Poster from my solo show at Gallery Jules Julian :
"LESS AND MORE" 4.May–29.June 2013
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Artistic contribution:

Utopia & Contemporary Art / Internationalistisk Ideale

link: Hatje Cantz
link: ARKEN Museum of Modern Art

Internationalistisk Ideale was invited by curator Marie Laurberg from ARKEN Museum of Modern Art to write an essay and curate a section in the publication Utopia & Contemporary Art to be published by Hatje Cantz in early 2012. This resulted in the essay Something as Bizarre as Love discussing the necessity of care and solidarity and the potentialities of art in a world in crisis. The section reflects the thematics of Internationalistisk Ideale #2 / UTOPIA (2009) in which we sought to investigate the potentialities of art after the financial crisis in 2008 by inviting a line of artists and theoreticians to form new visions of Utopia.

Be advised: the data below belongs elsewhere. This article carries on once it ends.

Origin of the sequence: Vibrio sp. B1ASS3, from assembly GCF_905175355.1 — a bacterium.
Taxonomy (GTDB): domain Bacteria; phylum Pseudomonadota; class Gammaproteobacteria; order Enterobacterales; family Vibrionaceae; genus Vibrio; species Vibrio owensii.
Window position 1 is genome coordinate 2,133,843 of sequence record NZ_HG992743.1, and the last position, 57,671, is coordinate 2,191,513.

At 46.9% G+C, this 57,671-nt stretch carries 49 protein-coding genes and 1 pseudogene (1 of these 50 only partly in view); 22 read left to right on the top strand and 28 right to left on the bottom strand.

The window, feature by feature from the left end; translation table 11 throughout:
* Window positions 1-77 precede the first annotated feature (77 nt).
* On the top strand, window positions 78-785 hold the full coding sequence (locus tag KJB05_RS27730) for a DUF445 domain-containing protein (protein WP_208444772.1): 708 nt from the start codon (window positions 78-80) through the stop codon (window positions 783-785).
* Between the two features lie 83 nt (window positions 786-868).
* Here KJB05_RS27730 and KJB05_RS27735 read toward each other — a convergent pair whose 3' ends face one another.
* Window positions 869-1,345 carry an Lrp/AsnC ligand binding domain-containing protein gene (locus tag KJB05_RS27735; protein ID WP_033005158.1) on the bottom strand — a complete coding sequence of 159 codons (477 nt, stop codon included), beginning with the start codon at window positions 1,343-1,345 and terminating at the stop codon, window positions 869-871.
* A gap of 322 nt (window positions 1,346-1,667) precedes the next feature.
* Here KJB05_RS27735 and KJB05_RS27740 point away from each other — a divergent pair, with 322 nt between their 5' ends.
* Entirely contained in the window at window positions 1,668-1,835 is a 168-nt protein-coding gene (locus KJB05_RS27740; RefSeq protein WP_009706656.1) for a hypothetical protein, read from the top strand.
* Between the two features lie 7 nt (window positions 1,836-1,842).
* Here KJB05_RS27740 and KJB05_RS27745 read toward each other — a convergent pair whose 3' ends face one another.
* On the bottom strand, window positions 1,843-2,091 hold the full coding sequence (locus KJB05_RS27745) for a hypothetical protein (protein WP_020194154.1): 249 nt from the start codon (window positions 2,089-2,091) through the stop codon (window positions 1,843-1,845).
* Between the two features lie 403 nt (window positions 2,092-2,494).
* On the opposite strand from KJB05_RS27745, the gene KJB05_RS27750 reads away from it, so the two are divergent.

About the publication (from Hatje Cantz' website): Utopia has become a controversial concept, spanning the field between the belief in an ideal society and the dystopian nightmare. Within the last decade, the contemporary art scene has witnessed a return of utopia and utopian thinking. Whether detectable as an impulse, critically reassessed as a concept, or cautiously or daringly articulated in a specific vision — utopia continues to matter. This publication investigates the meanings of utopia in contemporary art. Theorists, critics, and curators discuss the different ways of thinking and performing utopia in contemporary art from a broad range of angles. The essays explore the current relevance of utopia as well as how people in different societies live, think, act, and imagine. The two parts, Utopia Revisited and Utopian Positions, provide both a theoretical backdrop for the reformulations of utopia in contemporary art as well as examinations of specific utopian stances in connection with the three-year utopia project at ARKEN Museum of Modern Art and solo shows by Qiu Anxiong, Katharina Grosse, and Olafur Eliasson.